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How to tune up your lawn mower (just in time for summer)

From cleaning to changing its oil to sharpening its blades, here’s how to prep your mower for summer.

Chris Monroe/CNET

Lawn mowers are tough. Like any machine, though, they need regular maintenance to run their best. Worse, neglect can cause a mower to fail completely. So before the summer mowing season really kicks into high gear, prep your mower right. From cleaning it to changing the oil to sharpening and balancing its blades, this guide lays out steps to get your mower -- and your garden -- in tip-top shape.

First gather all the tools and items you need.

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Step 1: Gather what you need

First gather your tools and equipment. You'll need a power drill, eye protection, work gloves and a blade sharpening kit. The kit should come with a ceramic blade sharpener and balancer. Expect to pay about $8 for the kit at your local hardware store. You'll also need a torque wrench (or a socket wrench in a pinch) and a wooden block. Consider having a rubber mallet on hand too.

Other items and supplies include a plastic drip tray, motor oil and a container for waste oil. Often a large piece of cardboard is useful as well an old rag or cloth.  Also know that this guide deals with push or self-propelled mowers, not riding mowers. While some advice here applies, they are another animal altogether.

Clear dirt, debris and old grass clippings from the blade area.

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Step 2: Clean it

To clean it, first start with a cool engine. If your mower has a fuel valve, switch it off. If you can, disconnect the spark plug, too. Next use a leaf blower to blast away any old dirt and major debris. Now gently lay the mower on its side, fuel cap facing up. Try to get rid of any junk on the mower's underside as well.

You might get away with using a garden hose to clean your lawnmower. The safest way, with the least risk of damage, is cleaning by hand.

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I know that many people prefer to hose their mowers down with a garden hose. I admit, I've done it. Still, doing that is risky. If water gets into the wiring, air filter or engine, you could really do some damage. Hand washing with damp rag is a drag, but also your safest bet.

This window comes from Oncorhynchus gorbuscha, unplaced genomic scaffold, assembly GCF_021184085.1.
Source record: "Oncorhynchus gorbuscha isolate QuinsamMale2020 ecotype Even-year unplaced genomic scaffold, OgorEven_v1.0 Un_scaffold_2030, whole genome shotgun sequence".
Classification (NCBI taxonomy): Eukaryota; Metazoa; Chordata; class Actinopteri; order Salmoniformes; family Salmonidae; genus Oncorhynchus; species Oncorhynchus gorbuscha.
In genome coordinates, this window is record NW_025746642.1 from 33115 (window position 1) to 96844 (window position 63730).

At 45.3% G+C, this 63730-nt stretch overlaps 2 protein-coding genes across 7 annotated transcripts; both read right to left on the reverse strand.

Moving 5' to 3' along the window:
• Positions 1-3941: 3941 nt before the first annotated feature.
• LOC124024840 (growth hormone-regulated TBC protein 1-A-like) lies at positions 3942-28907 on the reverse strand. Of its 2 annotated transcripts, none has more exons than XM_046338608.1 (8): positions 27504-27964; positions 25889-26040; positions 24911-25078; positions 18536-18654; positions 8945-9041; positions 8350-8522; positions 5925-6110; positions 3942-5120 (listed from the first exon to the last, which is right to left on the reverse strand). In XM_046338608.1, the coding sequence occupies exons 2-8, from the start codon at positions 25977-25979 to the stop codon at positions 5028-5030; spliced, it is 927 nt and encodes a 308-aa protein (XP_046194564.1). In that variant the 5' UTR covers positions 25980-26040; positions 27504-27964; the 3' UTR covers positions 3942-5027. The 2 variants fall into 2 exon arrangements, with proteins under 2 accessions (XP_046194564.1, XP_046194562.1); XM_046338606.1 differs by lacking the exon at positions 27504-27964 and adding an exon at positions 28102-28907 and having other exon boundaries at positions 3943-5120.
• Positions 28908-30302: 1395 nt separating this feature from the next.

Some lawn mowers, such as the Craftsman 37705, have a "washout" feature. It's essentially a garden hose fitting on top of the circular blade cover. This allows you to pump water into the blade assembly while running the engine. That action is designed to flush dirt and grass debris right out.

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Step 3: Sharpen and balance its blades

With the mower still on its side, grab your socket wrench and wood block. Place the block inside the blade well. This is to prevent the blades from turning while you loosen their bolts. Remove the blade mounting bolt/bolts. A typical mower will have one blade like the Craftsman 37700 I serviced for this guide (one mounting bolt). Some, like my Honda HRR216VKA, have two blades, an upper and a lower (two mounting bolts). Each blade should have at least two cutting edges.

To sharpen them, secure in a table vise. Now attach the blade sharpener to the end of your power drill. Make sure to wear eye protection and work gloves. Carefully use the sharpener to hone the cutting edges of your blades. Go slowly at first to get the feel of the best angle for meeting the blade and sharpener.

After sharpening both sides of the blade place it on the kit's cone-shaped balancer. If one side dips below the other, continue sharpening it until the blade rests level. Return the sharpened blades to the mower and reattach. If you have a torque wrench, it's a good idea to use it here. Often you need to tighten the blade mounting bolt/bolts to a specific tightness level. 

Typically measured in pound-feet, your instruction manual should list these specs. For example my personal machine, the Honda HRR216VKA, between 36 to 43 lb-ft of torque is required. 

Run the lawn mower engine for a few minutes to get its oil flowing freely.

Chris Monroe/CNET

Step 4: Change the oil

Next you'll change the oil. To lower oil viscosity and get it moving freely, run the engine for a few minutes. Now shut the engine off and roll the mower onto a piece of cardboard or drop cloth. Close the fuel line (if your mower has one) and unhook the spark plug as before. Find the oil filler tube and remove its cap. Often the cap also functions as a dipstick.

Drain the old oil from your lawn mower into a drip pan.

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Place a drip pan or other container on the side of the mower with the filler. Carefully tilt the mower so oil drains out and into the pan. Discard the spent oil into a proper disposal vessel. 

Add the fresh oil to the lawn mower using the filler tube. A funnel like this one sometimes comes in handy, too.

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Now slowly pour fresh oil into the mower. For the specific type of oil you need, check your instruction manual. Make sure to add only as much as your particular model requires. Remember to let the mower sit undisturbed for a few minutes so the oil settles properly inside the engine.

Pour the old oil into a special disposal container.

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Get out there and mow

Now that you've done all that, your mower should be ready to tackle the season in stride. It should run smoother and more safely, too. Even better, you've just saved the $200 to $300 fee it typically costs, at least in my neck of the woods, to have your lawn mower serviced professionally. So go on and get out there. That high grass needs cutting.